As some of you already know, I was born in Haiti, but grew up in the United States. Even though I grew up in the U.S., I still was raised in a Haitian household, and that came with its own challenges. It might have been as simple as not understanding the popular game of football, or as serious as having to help parents translate everything. Often, I have to give out friendly reminders that my culture is a bit different than the standard ‘American’ lifestyle. As I’m sure some people are unfamiliar with Haitian culture, I’m sharing ten things you don’t know about it. Maybe you’ll know all of them already, or maybe you’ll learn something new 🙂
- Haiti has two official languages. We speak Creole, not Haitian. We also speak French. They are similar in many ways, but also drastically different. Creole is the general language spoken, while French is used for official business, such as school or transactions. At my house, we speak a mixture of Creole and English. We usually only speak French if my sister or I want to practice.
- If you asked a group of Haitians to write something down in Creole, not everyone’s would be written the same. Creole is more of a spoken language, than a written language. I never learned how to read or write Creole; however, I can sound out the words and figure out what is being said.
- Celebrations are incomplete without Kompa. Kompa is the official music of Haiti. The sounds are upbeat and fun, and usually paired with dancing. Graduation? Birthday? Thanksgiving? Family gathering? You can bet there will be Kompa played at some point!
- January 1st is a very important day to Haitians. Not only is it the celebration of the New Year, but it’s also Haiti’s independence day. On this day, a special dish is prepared called “joumou”, which roughly translates to pumpkin soup. It also contains meat and vegetables.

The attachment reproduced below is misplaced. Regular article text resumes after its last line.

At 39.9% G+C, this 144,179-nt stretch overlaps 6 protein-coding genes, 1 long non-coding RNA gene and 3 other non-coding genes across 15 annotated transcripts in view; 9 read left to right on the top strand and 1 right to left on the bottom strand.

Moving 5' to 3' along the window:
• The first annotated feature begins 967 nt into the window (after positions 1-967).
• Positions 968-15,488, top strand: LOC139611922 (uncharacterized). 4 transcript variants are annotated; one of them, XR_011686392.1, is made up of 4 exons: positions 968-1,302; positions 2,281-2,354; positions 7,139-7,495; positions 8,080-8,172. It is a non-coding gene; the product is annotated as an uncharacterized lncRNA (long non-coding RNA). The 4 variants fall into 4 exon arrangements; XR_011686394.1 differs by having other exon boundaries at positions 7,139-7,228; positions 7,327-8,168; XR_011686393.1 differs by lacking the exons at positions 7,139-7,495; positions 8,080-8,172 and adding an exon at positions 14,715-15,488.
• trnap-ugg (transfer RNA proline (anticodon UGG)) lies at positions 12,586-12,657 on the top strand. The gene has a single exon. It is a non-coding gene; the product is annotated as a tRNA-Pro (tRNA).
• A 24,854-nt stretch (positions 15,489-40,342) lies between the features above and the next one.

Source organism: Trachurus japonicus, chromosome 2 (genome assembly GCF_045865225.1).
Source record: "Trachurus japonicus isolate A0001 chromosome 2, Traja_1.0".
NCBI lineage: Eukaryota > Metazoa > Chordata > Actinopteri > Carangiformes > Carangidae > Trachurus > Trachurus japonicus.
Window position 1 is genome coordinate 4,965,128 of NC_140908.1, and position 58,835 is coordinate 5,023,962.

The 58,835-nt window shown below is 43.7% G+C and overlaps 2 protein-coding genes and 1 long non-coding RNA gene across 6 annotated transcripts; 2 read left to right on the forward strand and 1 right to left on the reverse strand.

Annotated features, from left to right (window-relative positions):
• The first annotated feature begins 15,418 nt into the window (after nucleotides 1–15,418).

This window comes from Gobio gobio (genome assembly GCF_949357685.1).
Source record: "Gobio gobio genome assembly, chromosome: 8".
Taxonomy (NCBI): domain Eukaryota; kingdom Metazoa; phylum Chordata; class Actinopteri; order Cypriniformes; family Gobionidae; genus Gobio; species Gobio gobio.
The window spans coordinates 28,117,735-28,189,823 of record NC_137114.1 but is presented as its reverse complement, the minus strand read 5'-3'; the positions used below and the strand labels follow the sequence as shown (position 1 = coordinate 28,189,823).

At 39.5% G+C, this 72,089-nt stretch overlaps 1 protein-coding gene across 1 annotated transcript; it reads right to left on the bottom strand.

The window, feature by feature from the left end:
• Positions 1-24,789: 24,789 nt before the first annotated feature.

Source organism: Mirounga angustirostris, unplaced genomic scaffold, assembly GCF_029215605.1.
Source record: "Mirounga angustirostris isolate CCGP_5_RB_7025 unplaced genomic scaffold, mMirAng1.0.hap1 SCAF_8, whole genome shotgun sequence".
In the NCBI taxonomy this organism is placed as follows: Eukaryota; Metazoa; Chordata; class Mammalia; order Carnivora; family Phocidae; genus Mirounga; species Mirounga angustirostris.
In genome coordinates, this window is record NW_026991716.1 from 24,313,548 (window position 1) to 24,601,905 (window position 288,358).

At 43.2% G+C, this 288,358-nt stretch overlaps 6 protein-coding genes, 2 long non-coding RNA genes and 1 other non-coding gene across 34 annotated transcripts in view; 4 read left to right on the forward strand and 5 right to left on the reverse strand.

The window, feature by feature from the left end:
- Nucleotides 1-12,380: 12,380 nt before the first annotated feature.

- Whistling in front of adults is considered rude. I remember when I was younger, my older brother knew how to whistle and he would try to teach me. My parents would get so angry because I would be practicing all the time, including in front of them and other Haitian guests.
- Bisous is very big sign of respect. Bisous is kissing the cheeks of another, in the form of a greeting, or even in farewell. We are expected to bisous when we enter a building, a home, or a room. Can you imagine family gatherings? If we don’t bisous every single person in the room, it’s considered very disrespectful. It doesn’t only look bad on us, but for our parents as well.
- Make sure to greet the parents. If you happen to be friends with a Haitian, and you visit their home, make sure you greet their parents. Even if you’re not there for a long time. Even if they’re not visible when you first walk in. Go out of your way to find them and say hi. Trust me…it makes all the difference.
- You’ll always find rice in the house. Rice is a staple of the Haitian diet. On any given day, a pot of rice can be found in my house, either in the fridge or on the stove-top. If it’s not already made, we’ll be able to make some without leaving the house, because we have bags of rice on hand.
- Sleepovers were a big deal. I don’t know if it was only in my house, but when my sister and I were younger, sleepovers were never seriously discussed. Can you imagine growing up where all your friends are throwing sleepover parties and you never being able to attend? Sure, it’s really not that big of a deal now, but when we were young, it was huge! As we grew up though, our parents grew more lenient, as they realized that was a part of the American culture.
- Religion is a very important part of our lives. We grew up with Christianity, specifically Catholicism. As we are in the U.S., we attend an English-speaking church. The masses usually last an hour. I have been to a Haitian church before, and it is seriously an all day affair. It’s definitely an experience!
I hope I was able to share a different perspective on Haitian culture, and that you learned something new. Which one of these did you already know, or haven’t heard before? Please let me know in the comments! Feel free to share this post to spread the knowledge 🙂